As an auction house prepared to put Elizabeth Taylor's teenage love letters up for sale, a look at why people are fascinated by celebrities' personal letters.
Elizabeth Taylor's teenage love letters will be auctioned
When was the last time you received a hand written letter in the post? A letter that somebody had taken time to craft, rather than a statement or a bill?
It's a sad fact of the 21st century that e-mails and posts on Facebook walls have overtaken pen and paper as the most popular way to communicate our greatest desires or deepest sorrows. Letter writing has become oddly special and quaint, rather than an everyday activity.
Perhaps that's why there's so much excitement surrounding an auction of 66 love letters from a 17-year-old Elizabeth Taylor next month.
They're a window into the world of a precocious teenager who would go on to become a major Hollywood star - and somebody will no doubt be prepared to pay top dollar to own them. It's a state of affairs that's unlikely to be repeated if, in 60 years time, Miley Cyrus's estate hands over her e-mail password and hard drive to an auction house.
Taylor's letters are, interestingly, incredibly sweet. "I've never known this kind of love before - it's so perfect and complete - and mature," she wrote to her first fiancé, William Pawley (never mind that she was engaged to him for less than a year). "I've never loved anyone in my life before one third as much as I love you - and I never will (well, as far as that goes - I'll never love anyone else - period)."
As she went on to marry eight times, we'll blame the impetuousness of youth for that last comment. But these first letters - some written on pink notepaper - are also interesting because they reveal struggles with her weight, her relationship with her dominant mother and about the Hollywood studio system. There's something rather slightly distasteful about RR Auctions selling them so soon after Taylor's death, on March 23, and proclaiming on its website that this is "a once in a lifetime chance to own a piece of the most beautiful girl in the world's heart, gracefully penned on paper". But they will sell because we do like to read a good love letter.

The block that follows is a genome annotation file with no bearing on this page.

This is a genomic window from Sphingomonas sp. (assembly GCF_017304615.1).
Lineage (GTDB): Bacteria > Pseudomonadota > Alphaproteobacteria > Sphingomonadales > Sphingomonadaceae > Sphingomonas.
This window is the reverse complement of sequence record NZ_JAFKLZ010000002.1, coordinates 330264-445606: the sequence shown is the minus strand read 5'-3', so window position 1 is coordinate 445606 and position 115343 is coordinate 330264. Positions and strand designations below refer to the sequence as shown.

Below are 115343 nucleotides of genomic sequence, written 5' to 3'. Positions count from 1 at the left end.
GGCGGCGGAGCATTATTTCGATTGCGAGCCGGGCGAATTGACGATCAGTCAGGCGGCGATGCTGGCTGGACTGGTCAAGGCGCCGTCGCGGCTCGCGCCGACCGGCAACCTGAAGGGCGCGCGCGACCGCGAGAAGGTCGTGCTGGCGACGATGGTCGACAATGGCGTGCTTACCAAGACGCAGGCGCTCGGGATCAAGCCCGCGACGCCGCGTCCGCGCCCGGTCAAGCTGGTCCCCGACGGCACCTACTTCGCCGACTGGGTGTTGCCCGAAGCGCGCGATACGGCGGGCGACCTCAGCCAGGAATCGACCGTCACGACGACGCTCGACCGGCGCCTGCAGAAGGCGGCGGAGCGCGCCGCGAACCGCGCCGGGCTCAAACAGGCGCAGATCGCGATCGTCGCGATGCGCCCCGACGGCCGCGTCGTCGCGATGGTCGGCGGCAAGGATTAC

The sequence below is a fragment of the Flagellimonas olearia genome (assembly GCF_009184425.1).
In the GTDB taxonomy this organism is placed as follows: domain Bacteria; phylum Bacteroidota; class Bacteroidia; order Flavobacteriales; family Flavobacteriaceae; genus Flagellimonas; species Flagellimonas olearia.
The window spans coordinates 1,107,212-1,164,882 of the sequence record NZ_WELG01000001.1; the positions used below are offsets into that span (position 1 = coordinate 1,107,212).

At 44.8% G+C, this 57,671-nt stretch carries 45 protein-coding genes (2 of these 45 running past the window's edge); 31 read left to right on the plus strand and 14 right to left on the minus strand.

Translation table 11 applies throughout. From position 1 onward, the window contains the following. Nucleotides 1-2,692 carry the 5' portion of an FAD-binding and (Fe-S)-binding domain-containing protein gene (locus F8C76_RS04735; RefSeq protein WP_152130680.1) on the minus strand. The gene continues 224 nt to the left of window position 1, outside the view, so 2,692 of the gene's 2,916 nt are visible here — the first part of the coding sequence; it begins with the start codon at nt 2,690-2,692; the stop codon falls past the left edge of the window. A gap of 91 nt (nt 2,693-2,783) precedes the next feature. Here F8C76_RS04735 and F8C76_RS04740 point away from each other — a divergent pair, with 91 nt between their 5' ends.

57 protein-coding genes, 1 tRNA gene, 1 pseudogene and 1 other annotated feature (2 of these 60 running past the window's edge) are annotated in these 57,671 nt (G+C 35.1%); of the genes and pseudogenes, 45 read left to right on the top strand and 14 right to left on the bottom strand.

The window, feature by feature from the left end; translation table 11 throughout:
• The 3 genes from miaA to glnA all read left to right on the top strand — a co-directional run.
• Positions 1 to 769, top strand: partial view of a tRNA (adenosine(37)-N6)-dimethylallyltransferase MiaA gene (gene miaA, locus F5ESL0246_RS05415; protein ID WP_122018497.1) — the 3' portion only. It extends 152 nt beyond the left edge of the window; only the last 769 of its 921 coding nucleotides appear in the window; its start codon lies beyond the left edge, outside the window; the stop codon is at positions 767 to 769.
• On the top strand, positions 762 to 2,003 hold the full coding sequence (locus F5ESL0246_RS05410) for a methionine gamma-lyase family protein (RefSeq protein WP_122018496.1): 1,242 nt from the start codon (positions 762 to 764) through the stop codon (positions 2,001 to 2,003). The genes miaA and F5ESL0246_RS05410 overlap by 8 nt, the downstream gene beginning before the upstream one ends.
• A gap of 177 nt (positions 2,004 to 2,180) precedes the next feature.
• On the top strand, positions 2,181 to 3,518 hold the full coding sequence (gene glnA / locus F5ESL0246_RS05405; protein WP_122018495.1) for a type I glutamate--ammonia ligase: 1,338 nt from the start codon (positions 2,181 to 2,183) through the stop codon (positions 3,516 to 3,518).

Or, to be precise, collectors do. Just last week, a romantic paen from the poet John Keats to his fiancée Frances Brawne sold for a staggering (and record-breaking) £96,000 (Dh570,000) at auction. The last of his 30 love letters remaining in private hands was bought by the Keats House museum in London, so happily everyone will be now able to read the line "I shall Kiss your name and mine where your Lips have been" in the hope that perhaps, one day, their paramour might send them something similarly beautiful.
But why are such letters so sought after? It's surely because their writers didn't intend them to be seen by a wide audience - and therefore, in reading them, history's famous people come truly alive.
As the chairman of the Keats House management committee, Michael Welbank, said in a statement: "This letter will help visitors from home and abroad to gain an even deeper understanding of Keats's life, and the passions that drove him to produce such wonderful work."
It's not just love letters that can provide such insights. Last month, six of the Polish composer and pianist Frederic Chopin's letters, presumed lost during the Second World War, were finally put on display to the public at the new Chopin museum in Warsaw. Written to his family in the mid 19th century, they are about everything from the music lessons he gave to the hot chocolate he drank. The letters reveal a rather charming normality - at odds with the image of Chopin as a complicated, physically weak and conflicted genius. He was all of those things, too, but the letters give him a humanity.
But the most bizarre letters uncovered this year come from the pen of JD Salinger. The author of Catcher in the Rye was widely known as a recluse, so any tidbits about the way he lived are bound to whet the appetites of the literary set. And the 50 letters and four postcards he wrote to his friend Donald Hartog, made publicly available by the University Of East Anglia in England in January, were typically obtuse. They reveal a man who liked Burger King rather than McDonald's, enjoyed the music of the Three Tenors and, oddest of all, was a big fan of the English tennis player Tim Henman.
Imagine if Salinger had grown up with social networking and posted: "JD Salinger likes Tim Henman". We probably wouldn't be writing about it in five days time, let alone five decades. But with a simple letter, Salinger's tennis interest has been immortalised. That's why, in the end, letter writing is important.
* Ben East